I rolled up to Nikola Farat’s house in Santa Rosa, less than an hour after Belgium’s Philippe Gilbert earned the rainbow jersey with a fabulous Walloonian display of strength and panache on the final climb of the Cauberg in Valkenburg September 23, 2012.
“Congratulations on Gilbert’s big win today, Rich!” I said to Team BMC’s mechanic Rich Sangalli, who was kitted head to toe in the familiar red and black of chief operating officer Gavin Chilcott’s team, coincidentally based in Santa Rosa.
In less than a week, the 2013 Giro d’Italia will kick off in Naples. In Brescia, on May 26th, we’ll find out if Ryder Hesjedal can repeat on his history-making victory in last year’s Giro or if Sir Bradley Wiggins can add the 2013 Maglia Rosa of the Tour of Italy to his 2012 Maillot Jaune from the Tour de France. For the rest of the week, before the flag drops in Naples, we’ll remind you just how epic the Giro d’Italia can be.
In the miracle 1987 season that brought the Giro d’Italia, Tour de France and World Championship road race to Stephen Roche’s noteworthy palmarès, the silky-smooth Irish bike racer first had to defeat his own teammate, Roberto Visenti—and most of the rest of his Carrera team—en route to the final Maglia Rosa.
Interesting note: Check the two top riders on the leader board at the end of the final time trial—both have sons racing now in the pro peloton.
Since we’re currently stuck in our office in a decidedly overcast hamlet of Southern California, it’s always nice when we get items like this in the post.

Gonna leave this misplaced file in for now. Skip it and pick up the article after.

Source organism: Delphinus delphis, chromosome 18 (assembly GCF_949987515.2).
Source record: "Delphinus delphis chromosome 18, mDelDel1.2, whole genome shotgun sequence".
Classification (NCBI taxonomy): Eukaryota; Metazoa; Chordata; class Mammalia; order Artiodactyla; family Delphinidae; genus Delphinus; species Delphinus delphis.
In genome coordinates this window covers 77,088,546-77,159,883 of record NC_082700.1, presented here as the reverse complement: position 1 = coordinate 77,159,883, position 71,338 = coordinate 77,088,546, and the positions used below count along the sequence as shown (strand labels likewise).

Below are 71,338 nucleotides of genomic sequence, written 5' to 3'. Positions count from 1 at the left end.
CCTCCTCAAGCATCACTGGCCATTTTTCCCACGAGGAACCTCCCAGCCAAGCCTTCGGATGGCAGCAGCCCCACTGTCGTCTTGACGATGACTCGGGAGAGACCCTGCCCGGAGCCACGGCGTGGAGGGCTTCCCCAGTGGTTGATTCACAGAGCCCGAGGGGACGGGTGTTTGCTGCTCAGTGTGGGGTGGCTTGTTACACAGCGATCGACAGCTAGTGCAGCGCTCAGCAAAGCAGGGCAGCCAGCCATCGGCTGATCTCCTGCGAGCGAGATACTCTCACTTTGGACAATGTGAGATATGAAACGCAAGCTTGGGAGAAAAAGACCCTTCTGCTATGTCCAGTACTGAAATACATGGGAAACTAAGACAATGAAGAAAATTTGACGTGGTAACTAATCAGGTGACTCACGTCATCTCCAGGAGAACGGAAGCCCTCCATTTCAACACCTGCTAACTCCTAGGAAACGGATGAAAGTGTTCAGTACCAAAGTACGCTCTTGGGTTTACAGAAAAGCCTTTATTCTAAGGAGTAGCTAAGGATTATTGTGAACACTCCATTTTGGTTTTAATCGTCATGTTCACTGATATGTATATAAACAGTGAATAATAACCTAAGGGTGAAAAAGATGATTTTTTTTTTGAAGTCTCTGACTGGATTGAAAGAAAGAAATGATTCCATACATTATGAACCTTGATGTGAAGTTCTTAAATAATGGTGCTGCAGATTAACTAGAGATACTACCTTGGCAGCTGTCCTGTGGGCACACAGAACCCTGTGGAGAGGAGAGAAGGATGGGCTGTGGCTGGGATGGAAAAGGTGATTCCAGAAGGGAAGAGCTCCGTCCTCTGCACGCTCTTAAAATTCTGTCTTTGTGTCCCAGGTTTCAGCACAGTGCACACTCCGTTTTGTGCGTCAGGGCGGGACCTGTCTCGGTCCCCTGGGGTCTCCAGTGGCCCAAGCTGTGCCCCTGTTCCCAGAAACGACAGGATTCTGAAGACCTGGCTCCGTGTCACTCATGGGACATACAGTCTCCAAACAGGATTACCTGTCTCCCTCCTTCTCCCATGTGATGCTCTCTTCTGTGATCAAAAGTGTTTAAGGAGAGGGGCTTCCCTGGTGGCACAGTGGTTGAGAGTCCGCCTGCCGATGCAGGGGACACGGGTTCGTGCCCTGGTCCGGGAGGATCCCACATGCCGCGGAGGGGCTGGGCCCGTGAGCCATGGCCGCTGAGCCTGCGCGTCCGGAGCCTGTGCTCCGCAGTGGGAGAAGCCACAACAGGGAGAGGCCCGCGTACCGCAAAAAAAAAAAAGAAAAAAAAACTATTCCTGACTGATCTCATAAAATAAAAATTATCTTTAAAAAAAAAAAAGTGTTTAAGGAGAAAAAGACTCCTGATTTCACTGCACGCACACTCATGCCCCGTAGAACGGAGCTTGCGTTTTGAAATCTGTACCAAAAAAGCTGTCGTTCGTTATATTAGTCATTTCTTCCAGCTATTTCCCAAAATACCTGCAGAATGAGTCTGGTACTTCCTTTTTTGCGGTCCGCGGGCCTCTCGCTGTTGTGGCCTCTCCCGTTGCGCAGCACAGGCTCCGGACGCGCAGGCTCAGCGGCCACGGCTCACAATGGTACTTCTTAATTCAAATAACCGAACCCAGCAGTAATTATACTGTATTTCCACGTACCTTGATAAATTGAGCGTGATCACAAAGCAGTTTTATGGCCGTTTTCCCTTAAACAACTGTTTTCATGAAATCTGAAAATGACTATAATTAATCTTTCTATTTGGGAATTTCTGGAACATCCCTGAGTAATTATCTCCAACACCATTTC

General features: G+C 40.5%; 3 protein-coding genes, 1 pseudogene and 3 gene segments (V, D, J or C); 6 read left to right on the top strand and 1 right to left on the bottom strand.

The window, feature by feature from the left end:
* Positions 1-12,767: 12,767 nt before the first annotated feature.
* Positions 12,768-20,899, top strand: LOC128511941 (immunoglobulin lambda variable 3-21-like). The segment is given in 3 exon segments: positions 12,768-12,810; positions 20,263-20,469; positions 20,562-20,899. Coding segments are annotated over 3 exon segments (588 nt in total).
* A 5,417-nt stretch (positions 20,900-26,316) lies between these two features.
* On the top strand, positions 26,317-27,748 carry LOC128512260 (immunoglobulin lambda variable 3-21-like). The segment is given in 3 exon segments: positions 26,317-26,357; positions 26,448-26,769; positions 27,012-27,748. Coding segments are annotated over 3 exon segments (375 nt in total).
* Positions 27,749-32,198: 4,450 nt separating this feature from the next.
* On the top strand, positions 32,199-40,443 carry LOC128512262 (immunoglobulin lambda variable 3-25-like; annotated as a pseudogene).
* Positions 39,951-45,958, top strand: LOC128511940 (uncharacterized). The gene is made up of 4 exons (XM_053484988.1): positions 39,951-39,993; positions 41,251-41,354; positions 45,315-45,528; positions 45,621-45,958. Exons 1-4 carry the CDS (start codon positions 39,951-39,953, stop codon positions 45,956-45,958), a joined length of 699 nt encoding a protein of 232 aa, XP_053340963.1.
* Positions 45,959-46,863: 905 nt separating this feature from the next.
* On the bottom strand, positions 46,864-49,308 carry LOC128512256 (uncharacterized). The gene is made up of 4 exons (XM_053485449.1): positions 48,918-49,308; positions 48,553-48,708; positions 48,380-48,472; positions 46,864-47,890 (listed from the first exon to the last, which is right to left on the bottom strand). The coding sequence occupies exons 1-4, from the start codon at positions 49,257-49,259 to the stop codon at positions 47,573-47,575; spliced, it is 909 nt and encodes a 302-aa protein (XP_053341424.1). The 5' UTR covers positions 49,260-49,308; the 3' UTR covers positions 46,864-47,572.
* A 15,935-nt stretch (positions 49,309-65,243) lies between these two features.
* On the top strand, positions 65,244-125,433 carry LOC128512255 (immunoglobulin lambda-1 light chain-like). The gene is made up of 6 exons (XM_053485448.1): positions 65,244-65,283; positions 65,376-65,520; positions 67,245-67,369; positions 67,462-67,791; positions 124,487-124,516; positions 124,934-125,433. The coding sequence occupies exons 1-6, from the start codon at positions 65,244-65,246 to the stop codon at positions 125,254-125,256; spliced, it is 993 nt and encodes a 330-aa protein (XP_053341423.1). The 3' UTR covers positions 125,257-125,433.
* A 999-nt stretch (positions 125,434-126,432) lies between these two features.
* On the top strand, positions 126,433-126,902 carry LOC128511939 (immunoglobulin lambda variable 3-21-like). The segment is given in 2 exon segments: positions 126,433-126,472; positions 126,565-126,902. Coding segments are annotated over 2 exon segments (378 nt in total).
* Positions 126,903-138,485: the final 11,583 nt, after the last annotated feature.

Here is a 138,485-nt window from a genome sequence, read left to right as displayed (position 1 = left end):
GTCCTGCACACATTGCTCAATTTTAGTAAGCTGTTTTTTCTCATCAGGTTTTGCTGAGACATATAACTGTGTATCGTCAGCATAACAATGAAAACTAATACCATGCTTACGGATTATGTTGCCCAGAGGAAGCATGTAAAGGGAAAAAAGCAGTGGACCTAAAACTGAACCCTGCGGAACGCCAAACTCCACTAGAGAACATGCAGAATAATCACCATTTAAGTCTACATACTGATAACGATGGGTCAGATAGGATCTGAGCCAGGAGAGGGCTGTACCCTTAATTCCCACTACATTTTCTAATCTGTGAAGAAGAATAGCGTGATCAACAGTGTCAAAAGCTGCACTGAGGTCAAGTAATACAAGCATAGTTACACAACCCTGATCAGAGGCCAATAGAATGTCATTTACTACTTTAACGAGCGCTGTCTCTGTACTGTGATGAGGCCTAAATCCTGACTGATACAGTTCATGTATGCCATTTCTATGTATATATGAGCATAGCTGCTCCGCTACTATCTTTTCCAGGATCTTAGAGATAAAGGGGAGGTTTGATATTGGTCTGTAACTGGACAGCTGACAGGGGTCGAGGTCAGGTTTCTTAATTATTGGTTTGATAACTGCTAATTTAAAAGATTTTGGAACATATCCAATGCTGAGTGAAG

So while we were imagining ourselves on a bit of a riding trip across the pond, we took note of the guide’s smart design (it’s printed on waterproof, pocketable cards) and well-written descriptions. With 50 routes there’s surely no shortage of options, and the cards abound with much more than just basic route information. Lodging information and other practical information such as where to find provisions along the way is also contained on the cards.
For further information, check out the guide on Amazon.
My other car is a bike and my other bike is a beer.
Whether you live in Portland or not, if you take your bikes, beer and/or cyclocrossing seriously, you’ll probably be pleased to know that Rogue Ales & Spirits and Asylum Cycles have partnered to produce a Rogue Team version of Asylum’s Meuse cyclocross bike. The carbon-fiber ‘crosser has been named after the mighty Meuse River, which originates in France, flows through the Walloon region of Belgium, where it’s known as the Mouze, and through the Netherlands, where it is re-named Maas, on its way to the North Sea. Appropriately enough, a disc-brake-equipped, carbon-fiber cyclocross steed can be called a cyclocrosser, a tourer and a commuter—and it will feel as at-home on paved or unpaved adventure rides or on a quick spin to the local public house for a pint of tasty Rogue Juniper Pale Ale as it does between course-marking tape. Continue reading →
Are you the ultimate Eddy Merckx fan? Is your copy of Merckx 525 already dog-eared—the spare copy, that is, the one you don’t keep locked in a climate-controlled safe?
If your collection of cycling books and memorabilia isn’t quite large enough yet, and you have a spare thousand Euros burning a hole in your pocket, the good folks at Uitgeverij Kannibaal (Cannibal Publishing) have something special for you: the Eddy Merckx Art Box with “relics” from some of the places where the Cannibal made his mark on the sport. Continue reading →